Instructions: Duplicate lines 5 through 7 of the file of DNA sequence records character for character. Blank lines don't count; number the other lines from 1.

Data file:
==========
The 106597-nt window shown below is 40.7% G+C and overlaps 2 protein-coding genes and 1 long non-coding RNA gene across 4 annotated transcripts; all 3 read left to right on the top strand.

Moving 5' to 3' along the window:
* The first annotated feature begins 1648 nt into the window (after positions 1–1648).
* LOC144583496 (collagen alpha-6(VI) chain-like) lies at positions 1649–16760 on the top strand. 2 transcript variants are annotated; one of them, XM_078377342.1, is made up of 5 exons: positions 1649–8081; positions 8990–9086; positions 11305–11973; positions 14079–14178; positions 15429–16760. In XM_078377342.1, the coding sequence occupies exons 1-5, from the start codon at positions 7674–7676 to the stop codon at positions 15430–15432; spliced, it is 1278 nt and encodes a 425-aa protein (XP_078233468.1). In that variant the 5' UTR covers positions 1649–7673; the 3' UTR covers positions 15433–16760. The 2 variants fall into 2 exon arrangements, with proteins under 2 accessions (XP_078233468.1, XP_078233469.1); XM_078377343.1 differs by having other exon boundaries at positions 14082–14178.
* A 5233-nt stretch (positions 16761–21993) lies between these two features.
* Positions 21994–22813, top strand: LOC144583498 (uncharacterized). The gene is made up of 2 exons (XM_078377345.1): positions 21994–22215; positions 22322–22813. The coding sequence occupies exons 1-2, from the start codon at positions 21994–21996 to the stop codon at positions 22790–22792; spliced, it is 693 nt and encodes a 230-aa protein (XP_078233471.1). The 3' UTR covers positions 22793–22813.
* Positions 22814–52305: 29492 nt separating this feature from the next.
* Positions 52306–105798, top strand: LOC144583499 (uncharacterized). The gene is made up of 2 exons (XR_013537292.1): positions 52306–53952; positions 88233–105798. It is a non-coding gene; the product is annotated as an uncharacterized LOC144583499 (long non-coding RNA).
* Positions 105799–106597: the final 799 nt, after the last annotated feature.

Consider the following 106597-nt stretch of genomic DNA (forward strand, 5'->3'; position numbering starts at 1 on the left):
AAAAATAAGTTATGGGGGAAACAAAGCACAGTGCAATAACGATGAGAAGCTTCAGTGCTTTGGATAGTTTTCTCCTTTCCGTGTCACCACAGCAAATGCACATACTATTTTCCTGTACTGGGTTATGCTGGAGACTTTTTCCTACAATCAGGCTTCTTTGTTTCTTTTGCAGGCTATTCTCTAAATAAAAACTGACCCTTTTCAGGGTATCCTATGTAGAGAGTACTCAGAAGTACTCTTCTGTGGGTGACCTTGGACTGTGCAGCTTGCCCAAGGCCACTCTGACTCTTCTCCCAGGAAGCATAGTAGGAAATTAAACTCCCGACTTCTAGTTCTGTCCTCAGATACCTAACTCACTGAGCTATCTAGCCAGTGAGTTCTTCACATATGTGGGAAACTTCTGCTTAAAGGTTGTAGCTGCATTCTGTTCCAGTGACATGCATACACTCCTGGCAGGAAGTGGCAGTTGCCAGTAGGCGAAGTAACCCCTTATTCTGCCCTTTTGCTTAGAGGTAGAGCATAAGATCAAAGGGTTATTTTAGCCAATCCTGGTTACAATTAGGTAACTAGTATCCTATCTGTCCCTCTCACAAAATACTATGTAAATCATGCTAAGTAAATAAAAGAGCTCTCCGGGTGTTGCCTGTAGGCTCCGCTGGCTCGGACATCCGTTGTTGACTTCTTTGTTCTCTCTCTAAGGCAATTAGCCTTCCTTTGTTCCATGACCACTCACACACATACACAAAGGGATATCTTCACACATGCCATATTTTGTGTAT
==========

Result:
* A 5233-nt stretch (positions 16761–21993) lies between these two features.
* Positions 21994–22813, top strand: LOC144583498 (uncharacterized). The gene is made up of 2 exons (XM_078377345.1): positions 21994–22215; positions 22322–22813. The coding sequence occupies exons 1-2, from the start codon at positions 21994–21996 to the stop codon at positions 22790–22792; spliced, it is 693 nt and encodes a 230-aa protein (XP_078233471.1). The 3' UTR covers positions 22793–22813.
* Positions 22814–52305: 29492 nt separating this feature from the next.